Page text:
84. Her (Spike Jonze, 2013) O
83. A.I. Artificial Intelligence (Steven Spielberg, 2001) O
82. A Serious Man (Joel and Ethan Coen, 2009) O
81. Shame (Steve McQueen, 2011)
80. The Return (Andrey Zvyagintsev, 2003)
79. Almost Famous (Cameron Crowe, 2000) O
78. The Wolf of Wall Street (Martin Scorsese, 2013)
77. The Diving Bell and the Butterfly (Julian Schnabel, 2007)
76. Dogville (Lars von Trier, 2003)
75. Inherent Vice (Paul Thomas Anderson, 2014) O
74. Spring Breakers (Harmony Korine, 2012)
73. Before Sunset (Richard Linklater, 2004)
72. Only Lovers Left Alive (Jim Jarmusch, 2013) *
71. Tabu (Miguel Gomes, 2012)
70. Stories We Tell (Sarah Polley, 2012)
69. Carol (Todd Haynes, 2015) O
68. The Royal Tenenbaums (Wes Anderson, 2001)
67. The Hurt Locker (Kathryn Bigelow, 2008)
66. Spring, Summer, Fall, Winter…and Spring (Kim Ki-duk, 2003)
65. Fish Tank (Andrea Arnold, 2009) **
64. The Great Beauty (Paolo Sorrentino, 2013)
63. The Turin Horse (Béla Tarr and Ágnes Hranitzky, 2011)
62. Inglourious Basterds (Quentin Tarantino, 2009)
61. Under the Skin (Jonathan Glazer, 2013)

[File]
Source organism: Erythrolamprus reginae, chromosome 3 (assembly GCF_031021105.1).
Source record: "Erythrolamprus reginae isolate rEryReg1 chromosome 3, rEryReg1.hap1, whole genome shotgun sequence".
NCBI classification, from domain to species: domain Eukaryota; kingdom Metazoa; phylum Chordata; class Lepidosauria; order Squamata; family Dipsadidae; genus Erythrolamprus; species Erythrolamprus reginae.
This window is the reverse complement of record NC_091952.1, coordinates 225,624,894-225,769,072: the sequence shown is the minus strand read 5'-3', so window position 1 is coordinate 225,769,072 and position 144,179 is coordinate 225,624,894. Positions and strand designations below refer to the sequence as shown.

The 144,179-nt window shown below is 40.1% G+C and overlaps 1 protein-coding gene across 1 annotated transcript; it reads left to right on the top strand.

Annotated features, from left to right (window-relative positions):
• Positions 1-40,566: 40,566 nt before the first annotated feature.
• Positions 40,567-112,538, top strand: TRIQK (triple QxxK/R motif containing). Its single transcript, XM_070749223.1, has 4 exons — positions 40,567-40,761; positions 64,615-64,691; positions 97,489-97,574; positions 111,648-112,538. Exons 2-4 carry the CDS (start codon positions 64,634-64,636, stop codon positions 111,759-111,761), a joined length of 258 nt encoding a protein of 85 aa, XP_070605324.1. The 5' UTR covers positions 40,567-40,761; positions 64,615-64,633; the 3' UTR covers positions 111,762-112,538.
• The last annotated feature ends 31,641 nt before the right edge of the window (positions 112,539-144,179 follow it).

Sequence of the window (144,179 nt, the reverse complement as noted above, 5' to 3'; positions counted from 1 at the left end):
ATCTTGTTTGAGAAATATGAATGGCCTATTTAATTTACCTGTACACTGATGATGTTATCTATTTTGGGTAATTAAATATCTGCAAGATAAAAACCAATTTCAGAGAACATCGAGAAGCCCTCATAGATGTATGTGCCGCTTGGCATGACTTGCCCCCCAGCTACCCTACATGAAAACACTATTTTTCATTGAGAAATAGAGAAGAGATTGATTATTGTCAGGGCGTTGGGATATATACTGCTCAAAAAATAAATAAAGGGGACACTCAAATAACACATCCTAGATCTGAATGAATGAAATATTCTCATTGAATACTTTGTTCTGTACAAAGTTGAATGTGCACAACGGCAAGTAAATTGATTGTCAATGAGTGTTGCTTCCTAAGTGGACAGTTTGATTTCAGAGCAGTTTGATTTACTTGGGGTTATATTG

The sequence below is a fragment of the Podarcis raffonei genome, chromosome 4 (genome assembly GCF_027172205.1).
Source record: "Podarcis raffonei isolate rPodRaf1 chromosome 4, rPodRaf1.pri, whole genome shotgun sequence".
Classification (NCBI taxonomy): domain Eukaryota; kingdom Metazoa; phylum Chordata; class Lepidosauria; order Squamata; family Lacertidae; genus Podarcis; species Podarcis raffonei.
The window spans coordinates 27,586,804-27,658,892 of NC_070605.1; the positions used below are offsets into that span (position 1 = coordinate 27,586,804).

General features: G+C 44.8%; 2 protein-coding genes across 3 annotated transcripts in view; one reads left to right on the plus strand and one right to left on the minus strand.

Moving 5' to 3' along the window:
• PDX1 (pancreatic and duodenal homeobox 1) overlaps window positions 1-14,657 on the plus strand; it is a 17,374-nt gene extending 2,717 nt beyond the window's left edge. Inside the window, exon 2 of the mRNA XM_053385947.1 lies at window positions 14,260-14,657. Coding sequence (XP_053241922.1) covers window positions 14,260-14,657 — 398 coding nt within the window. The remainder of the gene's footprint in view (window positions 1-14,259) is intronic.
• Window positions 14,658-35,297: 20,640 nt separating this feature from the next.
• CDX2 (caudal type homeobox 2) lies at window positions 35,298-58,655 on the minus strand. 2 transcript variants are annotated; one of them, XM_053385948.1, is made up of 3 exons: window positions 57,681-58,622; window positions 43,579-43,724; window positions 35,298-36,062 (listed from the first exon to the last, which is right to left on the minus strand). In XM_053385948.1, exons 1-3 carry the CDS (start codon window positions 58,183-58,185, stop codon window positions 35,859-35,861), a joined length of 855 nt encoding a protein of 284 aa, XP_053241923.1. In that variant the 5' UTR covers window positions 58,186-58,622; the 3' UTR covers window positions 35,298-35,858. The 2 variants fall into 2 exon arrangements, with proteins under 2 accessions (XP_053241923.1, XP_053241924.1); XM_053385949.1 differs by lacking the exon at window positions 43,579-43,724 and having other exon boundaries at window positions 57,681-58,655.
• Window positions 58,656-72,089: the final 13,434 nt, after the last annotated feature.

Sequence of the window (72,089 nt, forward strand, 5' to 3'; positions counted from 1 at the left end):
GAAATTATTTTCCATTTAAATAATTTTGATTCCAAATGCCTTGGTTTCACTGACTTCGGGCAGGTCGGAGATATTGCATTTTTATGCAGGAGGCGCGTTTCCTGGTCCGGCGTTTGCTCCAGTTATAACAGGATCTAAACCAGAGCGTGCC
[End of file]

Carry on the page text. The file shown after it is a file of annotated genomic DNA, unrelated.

60. Syndromes and a Century (Apichatpong Weerasethakul, 2006)
59. A History of Violence (David Cronenberg, 2005)
58. Moolaadé (Ousmane Sembène, 2004)
57. Zero Dark Thirty (Kathryn Bigelow, 2012)
56. Werckmeister Harmonies (Béla Tarr, director; Ágnes Hranitzky, co-director, 2000)
55. Ida (Paweł Pawlikowski, 2013)
54. Once Upon a Time in Anatolia (Nuri Bilge Ceylan, 2011)
53. Moulin Rouge! (Baz Luhrmann, 2001) O
52. Tropical Malady (Apichatpong Weerasethakul, 2004)
51. Inception (Christopher Nolan, 2010) O
50. The Assassin (Hou Hsiao-hsien, 2015)
49. Goodbye to Language (Jean-Luc Godard, 2014)
48. Brooklyn (John Crowley, 2015) O
47. Leviathan (Andrey Zvyagintsev, 2014) *
46. Certified Copy (Abbas Kiarostami, 2010)
45. Blue Is the Warmest Color (Abdellatif Kechiche, 2013) O
44. 12 Years a Slave (Steve McQueen, 2013)
43. Melancholia (Lars von Trier, 2011)
42. Amour (Michael Haneke, 2012)
41. Inside Out (Pete Docter, 2015) O
40. Brokeback Mountain (Ang Lee, 2005)
39. The New World (Terrence Malick, 2005)
38. City of God (Fernando Meirelles and Kátia Lund, 2002)
37. Uncle Boonmee Who Can Recall His Past Lives (Apichatpong Weerasethakul, 2010)
36. Timbuktu (Abderrahmane Sissako, 2014)
35. Crouching Tiger, Hidden Dragon (Ang Lee, 2000)
34. Son of Saul (László Nemes, 2015) **
33. The Dark Knight (Christopher Nolan, 2008) O
32. The Lives of Others (Florian Henckel von Donnersmarck, 2006) O
31. Margaret (Kenneth Lonergan, 2011)